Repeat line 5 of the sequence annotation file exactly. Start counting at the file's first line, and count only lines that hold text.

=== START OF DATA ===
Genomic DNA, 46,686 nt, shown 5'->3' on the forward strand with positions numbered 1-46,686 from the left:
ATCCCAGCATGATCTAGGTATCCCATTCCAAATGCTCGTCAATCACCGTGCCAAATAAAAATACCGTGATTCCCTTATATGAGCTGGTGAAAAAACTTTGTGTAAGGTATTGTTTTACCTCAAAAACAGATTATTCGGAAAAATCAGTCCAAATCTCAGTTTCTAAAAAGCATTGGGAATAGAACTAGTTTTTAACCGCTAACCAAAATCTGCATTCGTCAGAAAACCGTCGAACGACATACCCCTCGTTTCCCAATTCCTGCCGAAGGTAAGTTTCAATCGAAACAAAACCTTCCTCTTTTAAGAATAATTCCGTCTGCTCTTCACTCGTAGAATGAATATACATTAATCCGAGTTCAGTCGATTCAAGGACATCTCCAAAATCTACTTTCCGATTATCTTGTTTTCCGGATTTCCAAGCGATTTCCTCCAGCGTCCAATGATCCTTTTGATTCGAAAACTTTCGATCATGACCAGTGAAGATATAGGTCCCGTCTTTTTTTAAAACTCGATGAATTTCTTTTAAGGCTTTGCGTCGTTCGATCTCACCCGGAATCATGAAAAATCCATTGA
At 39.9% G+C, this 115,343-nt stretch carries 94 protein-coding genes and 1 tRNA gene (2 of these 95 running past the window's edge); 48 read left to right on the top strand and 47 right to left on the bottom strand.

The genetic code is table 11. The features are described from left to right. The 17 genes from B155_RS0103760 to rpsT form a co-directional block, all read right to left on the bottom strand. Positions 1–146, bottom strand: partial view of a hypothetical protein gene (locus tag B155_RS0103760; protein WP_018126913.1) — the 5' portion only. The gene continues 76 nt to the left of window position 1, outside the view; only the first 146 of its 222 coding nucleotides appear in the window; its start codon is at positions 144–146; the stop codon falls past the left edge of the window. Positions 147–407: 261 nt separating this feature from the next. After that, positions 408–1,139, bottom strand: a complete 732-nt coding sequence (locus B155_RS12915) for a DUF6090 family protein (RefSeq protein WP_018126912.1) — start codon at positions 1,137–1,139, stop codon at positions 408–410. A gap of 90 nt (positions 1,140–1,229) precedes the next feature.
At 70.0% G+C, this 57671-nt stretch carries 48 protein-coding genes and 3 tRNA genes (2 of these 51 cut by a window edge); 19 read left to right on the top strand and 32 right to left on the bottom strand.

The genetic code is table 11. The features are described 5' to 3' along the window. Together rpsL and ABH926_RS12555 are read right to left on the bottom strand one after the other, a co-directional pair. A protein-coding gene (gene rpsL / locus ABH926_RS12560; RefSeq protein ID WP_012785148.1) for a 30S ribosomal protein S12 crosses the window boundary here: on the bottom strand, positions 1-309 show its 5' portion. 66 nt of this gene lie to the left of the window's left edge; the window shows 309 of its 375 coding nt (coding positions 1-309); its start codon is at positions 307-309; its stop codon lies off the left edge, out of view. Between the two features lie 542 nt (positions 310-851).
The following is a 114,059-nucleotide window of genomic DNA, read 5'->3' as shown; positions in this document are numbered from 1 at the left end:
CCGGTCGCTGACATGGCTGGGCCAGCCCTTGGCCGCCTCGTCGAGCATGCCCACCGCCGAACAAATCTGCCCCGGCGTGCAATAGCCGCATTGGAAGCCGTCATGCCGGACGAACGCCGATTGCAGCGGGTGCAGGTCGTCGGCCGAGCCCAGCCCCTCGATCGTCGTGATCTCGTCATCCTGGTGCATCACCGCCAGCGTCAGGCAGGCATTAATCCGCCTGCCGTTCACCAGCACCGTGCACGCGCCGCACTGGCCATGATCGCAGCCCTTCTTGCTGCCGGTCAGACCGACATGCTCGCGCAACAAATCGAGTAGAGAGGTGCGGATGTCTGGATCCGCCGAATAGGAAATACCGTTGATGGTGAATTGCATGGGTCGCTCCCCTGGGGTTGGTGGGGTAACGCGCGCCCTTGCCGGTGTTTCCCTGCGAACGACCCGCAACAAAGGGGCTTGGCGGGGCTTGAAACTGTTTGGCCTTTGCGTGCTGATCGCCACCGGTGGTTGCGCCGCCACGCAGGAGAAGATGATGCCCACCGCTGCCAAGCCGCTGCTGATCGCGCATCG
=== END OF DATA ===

At 70.0% G+C, this 57671-nt stretch carries 48 protein-coding genes and 3 tRNA genes (2 of these 51 cut by a window edge); 19 read left to right on the top strand and 32 right to left on the bottom strand.